A 25-year high in unemployment benefits nationally? A surreal 54 percent increase in unemployment claims in Maine over the past year? Automakers pleading for rescue? A stock market stuck in perpetual free-fall?

Congress must do more than consider an “economic stimulus” package in an upcoming lame-duck session. It should consider what works as a long-term solution to provide stability in the nation’s flagging employment market.

Investments in infrastructure programs seems to be gaining traction, and rightly so. The middling outcome of the first stimulus plan, which cut checks to all taxpayers, preaches the wisdom of investing in something, rather than simply throwing money around.

At the time those checks were received, oil and gasoline were peaking at record levels while consumer confidence dipped. Too many Americans filled tanks or bank accounts with those funds to fulfill lofty expectations for success.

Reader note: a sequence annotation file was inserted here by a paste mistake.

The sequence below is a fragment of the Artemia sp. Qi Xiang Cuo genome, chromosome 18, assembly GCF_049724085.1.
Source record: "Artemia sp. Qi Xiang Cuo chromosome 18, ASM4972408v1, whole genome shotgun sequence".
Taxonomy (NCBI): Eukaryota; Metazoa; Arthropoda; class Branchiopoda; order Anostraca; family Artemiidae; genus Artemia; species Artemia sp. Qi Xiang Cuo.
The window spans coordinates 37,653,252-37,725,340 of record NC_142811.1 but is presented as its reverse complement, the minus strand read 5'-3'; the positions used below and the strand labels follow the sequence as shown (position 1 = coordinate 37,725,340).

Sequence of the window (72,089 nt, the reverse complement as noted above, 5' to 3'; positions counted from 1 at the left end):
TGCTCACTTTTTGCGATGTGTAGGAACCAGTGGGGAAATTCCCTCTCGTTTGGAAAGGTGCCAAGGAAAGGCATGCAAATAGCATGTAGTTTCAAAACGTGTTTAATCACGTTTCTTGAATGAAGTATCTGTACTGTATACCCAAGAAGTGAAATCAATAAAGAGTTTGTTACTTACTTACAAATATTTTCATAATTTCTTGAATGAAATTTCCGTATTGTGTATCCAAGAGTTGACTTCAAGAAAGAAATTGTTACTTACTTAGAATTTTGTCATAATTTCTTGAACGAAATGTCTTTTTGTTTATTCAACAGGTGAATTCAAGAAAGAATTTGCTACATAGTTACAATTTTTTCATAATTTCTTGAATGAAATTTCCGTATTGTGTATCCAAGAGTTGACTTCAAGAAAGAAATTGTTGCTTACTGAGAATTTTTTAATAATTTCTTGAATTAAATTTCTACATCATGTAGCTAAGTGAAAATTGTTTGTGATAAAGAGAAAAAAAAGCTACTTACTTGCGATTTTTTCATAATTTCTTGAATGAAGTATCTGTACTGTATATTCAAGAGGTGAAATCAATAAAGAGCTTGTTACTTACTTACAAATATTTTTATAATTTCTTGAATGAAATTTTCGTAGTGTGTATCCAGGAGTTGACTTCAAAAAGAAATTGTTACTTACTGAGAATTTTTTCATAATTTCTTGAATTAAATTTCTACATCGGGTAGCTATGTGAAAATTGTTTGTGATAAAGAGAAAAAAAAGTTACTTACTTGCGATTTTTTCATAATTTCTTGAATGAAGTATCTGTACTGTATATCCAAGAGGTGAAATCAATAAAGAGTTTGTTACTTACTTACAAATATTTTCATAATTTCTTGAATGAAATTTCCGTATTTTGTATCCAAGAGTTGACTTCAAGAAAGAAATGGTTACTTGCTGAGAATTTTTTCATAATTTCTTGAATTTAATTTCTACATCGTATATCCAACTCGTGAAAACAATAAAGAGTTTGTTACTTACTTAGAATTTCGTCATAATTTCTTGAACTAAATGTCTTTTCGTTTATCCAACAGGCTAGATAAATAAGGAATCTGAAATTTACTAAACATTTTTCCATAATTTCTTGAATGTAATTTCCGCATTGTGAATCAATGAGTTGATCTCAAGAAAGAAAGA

Let’s not repeat the mistake.

An infrastructure stimulus would work better on two fronts. It would put Americans to work, on many levels, while also funding projects that, with massive deficits on the state level, would likely be postponed or scrapped.

This latter scenario is most dangerous. The nation’s infrastructure requires investment; too much improvement or maintenance has already been delayed. A federal focus on these projects could make up for lost time.

The visceral effect also cannot be discounted. The odor of wasted wealth emanating from Wall Street has soured Americans into thinking their money – especially from the controversial $700 billion bailout – is being tossed into a black hole, never to be seen again.

Taxpayers should see they’re getting something for the money. An infrastructure program could restore this confidence, by building brick-and-mortar reminders that American ingenuity and ability is alive and well.

It’s a psychic boost that could certainly help going forward, too.

The time for quick stimulation has passed; the economic problems of the United States are beyond simple solutions. We need an approach with definitive, long-term goals.

No more trying to avoid the fall. It’s time to plan for survival.

An infrastructure program, as an economic policy, is a wise step in that direction.


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